If a student is caught vaping on school property, they receive one to three days of in-school suspension, four to six meetings with a substance abuse or student assistance councilor, possible community service hours, and are referred to the police department, where it is decided whether the student will be charged or not under the law. According to Carpenter, police involvement has had the most impact so far in discouraging students from bringing e-cigarettes to school.

Under the law, buyers of e-cigarettes have to be at least 18 years old, but that has not stopped minors from obtaining them. Many online websites that sell the vaping products do not ask for proof of age. Vaping products attract younger people through their use of bright colors and different flavors such as “Candy King,” “Confetti Waffles,” and “Naked Unicorn,” said school officials.

Another parent asked why parents should tell their children not to vape.

While many students are under the impression that what they are smoking is just flavored water vapor, many vaping products contain nicotine, as well as other chemicals used to make the gels, said Carpenter. Since vaping is a relatively new trend, there have not been studies on the long-term effects of using the products. One risk that has been noted is popcorn lung: scarring of the tiny air sacs in the lungs, resulting in the thickening and narrowing of the airways. It causes coughing, wheezing and shortness of breath.

School officials also advised parents on what to look for in their children, and how to start a conversation about vaping with their families. They were advised to make it a part of normal conversation, and to look up the lingo related to vaping and drug use. Some signs of e-cigarette use could be a student suddenly hanging out with different people, acting differently, slipping grades, and plastic caps and packaging being found in their pockets and belongings. Parents were also advised to monitor their children’s social media accounts.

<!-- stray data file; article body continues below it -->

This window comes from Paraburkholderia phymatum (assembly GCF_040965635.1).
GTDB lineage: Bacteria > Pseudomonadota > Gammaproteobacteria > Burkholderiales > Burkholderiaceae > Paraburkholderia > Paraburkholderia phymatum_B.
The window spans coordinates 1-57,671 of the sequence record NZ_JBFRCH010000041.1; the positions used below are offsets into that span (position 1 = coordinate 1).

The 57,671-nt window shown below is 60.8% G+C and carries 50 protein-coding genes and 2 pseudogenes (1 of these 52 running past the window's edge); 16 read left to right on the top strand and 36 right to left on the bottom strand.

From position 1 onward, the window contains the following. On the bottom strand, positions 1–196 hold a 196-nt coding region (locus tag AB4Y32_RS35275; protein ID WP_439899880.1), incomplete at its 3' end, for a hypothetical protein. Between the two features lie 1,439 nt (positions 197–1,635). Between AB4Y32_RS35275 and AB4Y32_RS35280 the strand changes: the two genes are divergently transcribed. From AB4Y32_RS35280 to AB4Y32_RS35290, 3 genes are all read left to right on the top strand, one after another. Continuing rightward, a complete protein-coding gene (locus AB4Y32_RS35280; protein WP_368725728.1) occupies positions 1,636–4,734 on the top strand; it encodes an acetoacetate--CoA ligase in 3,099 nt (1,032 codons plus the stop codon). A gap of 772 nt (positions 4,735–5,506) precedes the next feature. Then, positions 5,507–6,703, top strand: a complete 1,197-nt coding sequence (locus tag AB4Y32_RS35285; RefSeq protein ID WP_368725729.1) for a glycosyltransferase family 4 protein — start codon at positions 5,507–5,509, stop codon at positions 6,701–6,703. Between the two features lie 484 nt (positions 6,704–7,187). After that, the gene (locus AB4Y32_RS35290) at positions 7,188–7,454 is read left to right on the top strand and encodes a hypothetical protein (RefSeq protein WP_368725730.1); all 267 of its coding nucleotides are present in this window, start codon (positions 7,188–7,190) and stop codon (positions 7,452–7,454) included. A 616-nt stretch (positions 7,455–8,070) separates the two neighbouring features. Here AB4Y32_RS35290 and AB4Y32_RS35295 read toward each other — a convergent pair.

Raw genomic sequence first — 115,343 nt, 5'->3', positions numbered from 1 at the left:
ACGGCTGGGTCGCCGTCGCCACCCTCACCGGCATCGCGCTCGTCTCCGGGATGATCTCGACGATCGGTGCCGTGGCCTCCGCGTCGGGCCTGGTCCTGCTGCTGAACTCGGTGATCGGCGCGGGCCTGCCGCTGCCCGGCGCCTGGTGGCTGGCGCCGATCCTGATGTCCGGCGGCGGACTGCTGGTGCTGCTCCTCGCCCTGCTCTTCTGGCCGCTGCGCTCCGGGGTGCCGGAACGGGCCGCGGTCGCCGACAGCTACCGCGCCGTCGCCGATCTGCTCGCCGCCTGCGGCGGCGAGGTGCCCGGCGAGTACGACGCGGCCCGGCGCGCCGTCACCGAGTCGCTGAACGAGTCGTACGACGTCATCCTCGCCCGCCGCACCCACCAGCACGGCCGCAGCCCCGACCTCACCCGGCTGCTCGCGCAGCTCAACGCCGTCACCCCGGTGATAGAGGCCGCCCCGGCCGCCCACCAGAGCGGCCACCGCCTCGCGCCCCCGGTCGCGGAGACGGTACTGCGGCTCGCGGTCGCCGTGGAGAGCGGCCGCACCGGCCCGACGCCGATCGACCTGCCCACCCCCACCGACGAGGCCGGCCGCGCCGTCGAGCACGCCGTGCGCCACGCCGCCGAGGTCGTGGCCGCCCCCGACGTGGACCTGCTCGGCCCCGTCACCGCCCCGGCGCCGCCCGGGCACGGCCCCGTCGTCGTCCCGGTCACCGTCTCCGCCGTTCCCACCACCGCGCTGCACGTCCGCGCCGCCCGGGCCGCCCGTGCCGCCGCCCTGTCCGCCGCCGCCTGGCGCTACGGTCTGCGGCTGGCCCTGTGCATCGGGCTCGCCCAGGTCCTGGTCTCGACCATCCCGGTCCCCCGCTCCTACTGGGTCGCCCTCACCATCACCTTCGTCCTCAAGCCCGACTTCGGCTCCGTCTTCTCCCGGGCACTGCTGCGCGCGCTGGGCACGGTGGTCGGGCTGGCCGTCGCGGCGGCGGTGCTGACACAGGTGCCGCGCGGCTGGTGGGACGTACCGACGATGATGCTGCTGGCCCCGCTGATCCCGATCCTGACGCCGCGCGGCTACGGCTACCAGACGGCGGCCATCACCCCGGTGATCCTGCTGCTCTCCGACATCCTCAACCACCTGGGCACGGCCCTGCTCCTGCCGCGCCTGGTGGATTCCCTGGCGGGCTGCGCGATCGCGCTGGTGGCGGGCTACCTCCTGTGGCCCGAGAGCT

A mock bedroom was set up in the back of the CHS cafeteria, depicting how teenagers may hide drug or vaping paraphernalia in plain sight. Items included soda cans that were used as secret compartments, sneakers, books and magazines, and inhalers among other seemingly everyday items.

“It’s your house, you have the right to go in there and search that room,” Mitchell said.

School officials said they’re hoping that by holding these types of meetings, informing parents what to look for, and starting to educate students at a young age on the dangers of using these products, the trend of students using e-cigarettes will dissipate.

The school has created a website to continue to inform parents on the issue. Visit sites.google.com/cumberlandschools.org/chsletsgetcaughtup/home .

“Please don’t feel that this is just a Cumberland High School problem, or a Rhode Island problem. This is a national problem,” Carpenter said.

Bottles of flavored liquids are displayed with other vaping products confiscated from Cumberland students.

Comments

I am sure we will have no health concerns from all the chemicals required to do this converted into a breathable mist. I often hear that it's healthier than cigarettes because it's not controlled by a mega corporation. Also, sarcasm.

Smoking is and always will be a disgusting habit.